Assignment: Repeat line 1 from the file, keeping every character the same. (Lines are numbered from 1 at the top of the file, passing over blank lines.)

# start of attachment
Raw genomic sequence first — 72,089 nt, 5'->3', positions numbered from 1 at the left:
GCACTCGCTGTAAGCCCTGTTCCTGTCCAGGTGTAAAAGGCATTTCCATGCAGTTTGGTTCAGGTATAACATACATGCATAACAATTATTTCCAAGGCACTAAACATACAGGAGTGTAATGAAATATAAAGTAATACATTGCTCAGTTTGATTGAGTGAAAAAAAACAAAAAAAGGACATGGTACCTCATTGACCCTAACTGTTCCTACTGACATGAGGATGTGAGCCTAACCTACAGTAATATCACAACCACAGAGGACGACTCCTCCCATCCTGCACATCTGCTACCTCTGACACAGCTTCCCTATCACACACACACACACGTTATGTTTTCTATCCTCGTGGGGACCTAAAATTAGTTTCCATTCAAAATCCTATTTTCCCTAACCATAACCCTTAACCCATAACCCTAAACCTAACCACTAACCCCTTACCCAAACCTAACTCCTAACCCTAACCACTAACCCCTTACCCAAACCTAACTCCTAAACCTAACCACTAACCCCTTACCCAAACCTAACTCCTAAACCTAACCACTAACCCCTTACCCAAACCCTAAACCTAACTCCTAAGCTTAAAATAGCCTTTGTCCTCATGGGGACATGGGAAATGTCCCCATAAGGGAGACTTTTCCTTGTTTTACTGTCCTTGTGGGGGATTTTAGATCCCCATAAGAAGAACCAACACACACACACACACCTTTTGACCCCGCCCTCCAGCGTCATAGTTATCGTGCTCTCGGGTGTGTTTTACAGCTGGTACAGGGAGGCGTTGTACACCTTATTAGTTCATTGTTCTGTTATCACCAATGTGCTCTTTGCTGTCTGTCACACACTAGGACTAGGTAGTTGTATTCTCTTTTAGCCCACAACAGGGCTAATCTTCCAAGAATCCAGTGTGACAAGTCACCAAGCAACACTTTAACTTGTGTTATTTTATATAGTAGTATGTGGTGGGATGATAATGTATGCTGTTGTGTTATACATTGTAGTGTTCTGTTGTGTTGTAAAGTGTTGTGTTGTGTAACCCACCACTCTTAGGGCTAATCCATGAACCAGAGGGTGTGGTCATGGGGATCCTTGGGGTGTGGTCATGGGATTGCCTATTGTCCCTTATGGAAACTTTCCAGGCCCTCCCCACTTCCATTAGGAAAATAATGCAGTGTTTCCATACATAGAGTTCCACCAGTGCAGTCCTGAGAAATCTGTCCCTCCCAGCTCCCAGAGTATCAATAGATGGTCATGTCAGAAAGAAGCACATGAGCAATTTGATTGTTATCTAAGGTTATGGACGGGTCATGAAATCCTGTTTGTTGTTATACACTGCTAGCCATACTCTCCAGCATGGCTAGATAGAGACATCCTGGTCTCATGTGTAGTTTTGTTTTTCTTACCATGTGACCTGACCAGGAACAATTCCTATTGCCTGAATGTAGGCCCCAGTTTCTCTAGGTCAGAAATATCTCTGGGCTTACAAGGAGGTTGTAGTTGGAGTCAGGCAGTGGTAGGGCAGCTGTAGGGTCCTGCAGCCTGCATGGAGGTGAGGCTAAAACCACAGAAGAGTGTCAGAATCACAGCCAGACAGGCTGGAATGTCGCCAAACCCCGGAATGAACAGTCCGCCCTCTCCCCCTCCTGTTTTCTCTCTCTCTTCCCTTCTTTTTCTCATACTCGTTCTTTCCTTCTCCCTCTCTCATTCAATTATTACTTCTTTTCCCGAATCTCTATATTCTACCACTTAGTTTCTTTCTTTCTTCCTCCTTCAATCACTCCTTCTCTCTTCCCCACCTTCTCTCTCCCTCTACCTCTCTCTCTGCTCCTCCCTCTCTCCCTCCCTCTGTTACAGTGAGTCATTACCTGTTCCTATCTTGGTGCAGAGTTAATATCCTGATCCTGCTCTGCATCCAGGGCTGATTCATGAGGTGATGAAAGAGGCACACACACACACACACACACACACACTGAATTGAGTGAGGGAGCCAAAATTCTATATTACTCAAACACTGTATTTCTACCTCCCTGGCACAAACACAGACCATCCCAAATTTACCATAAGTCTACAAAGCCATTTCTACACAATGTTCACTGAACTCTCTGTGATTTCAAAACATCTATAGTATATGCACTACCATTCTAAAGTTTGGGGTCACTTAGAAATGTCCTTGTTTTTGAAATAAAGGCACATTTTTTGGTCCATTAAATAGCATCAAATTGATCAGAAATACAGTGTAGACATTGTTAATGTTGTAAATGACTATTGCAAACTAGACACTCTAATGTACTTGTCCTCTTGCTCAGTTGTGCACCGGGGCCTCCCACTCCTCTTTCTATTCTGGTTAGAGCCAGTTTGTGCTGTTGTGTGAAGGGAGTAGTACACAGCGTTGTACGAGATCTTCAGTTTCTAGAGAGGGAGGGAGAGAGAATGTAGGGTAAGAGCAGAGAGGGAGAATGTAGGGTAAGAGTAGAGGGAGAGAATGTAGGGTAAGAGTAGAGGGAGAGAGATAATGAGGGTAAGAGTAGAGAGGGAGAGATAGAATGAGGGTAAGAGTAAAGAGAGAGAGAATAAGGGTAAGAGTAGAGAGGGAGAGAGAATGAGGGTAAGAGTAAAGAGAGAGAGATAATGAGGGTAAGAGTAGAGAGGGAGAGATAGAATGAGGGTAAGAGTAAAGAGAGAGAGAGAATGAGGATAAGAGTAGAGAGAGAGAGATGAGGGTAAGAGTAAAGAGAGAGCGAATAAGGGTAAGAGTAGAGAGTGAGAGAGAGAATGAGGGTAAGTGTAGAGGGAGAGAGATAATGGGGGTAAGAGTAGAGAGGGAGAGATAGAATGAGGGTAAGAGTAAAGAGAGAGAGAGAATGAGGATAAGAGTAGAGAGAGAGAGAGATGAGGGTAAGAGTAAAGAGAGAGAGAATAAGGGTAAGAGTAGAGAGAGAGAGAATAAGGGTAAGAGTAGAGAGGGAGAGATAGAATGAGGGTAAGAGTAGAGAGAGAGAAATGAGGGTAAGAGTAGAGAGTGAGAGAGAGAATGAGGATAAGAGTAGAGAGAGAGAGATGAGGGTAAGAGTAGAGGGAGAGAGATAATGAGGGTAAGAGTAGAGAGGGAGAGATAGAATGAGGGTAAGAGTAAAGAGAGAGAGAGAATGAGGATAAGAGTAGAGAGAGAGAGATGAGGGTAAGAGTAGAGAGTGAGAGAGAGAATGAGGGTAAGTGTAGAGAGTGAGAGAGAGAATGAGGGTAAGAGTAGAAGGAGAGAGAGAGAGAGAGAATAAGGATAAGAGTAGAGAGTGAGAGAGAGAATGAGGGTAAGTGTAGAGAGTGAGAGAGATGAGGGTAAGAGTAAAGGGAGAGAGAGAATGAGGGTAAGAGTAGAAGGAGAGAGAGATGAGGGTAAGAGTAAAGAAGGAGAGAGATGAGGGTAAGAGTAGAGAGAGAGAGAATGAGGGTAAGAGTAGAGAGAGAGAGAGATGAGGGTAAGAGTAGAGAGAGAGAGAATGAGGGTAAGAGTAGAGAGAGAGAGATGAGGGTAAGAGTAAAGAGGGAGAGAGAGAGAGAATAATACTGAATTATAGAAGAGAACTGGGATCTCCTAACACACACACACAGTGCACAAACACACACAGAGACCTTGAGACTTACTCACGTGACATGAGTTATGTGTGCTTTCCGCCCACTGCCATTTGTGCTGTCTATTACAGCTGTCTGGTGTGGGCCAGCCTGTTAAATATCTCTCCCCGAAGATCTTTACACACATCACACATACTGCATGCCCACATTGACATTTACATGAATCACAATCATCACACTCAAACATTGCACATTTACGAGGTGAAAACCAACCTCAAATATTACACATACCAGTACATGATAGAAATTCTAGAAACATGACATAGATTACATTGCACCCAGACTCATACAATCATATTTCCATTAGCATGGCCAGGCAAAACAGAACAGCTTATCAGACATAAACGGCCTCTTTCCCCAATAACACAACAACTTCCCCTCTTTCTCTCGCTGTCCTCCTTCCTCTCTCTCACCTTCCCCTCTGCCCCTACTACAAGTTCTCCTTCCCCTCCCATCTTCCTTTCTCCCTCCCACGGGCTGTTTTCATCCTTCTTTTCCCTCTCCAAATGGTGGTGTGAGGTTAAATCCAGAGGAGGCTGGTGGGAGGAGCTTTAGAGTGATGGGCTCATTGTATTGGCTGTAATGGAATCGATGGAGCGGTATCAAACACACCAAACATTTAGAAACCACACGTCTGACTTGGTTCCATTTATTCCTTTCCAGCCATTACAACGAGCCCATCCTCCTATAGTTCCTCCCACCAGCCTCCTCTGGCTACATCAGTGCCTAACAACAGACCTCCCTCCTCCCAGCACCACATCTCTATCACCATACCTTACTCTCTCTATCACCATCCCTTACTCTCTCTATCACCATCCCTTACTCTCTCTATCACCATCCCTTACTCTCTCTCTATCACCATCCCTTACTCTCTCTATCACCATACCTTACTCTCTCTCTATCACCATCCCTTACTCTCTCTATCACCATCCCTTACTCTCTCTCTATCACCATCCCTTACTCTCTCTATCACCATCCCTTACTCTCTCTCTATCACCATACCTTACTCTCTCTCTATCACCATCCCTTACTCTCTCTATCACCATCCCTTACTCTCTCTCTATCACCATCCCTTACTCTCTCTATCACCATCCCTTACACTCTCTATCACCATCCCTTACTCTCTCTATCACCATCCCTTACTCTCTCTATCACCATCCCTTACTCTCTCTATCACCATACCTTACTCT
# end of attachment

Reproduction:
Raw genomic sequence first — 72,089 nt, 5'->3', positions numbered from 1 at the left: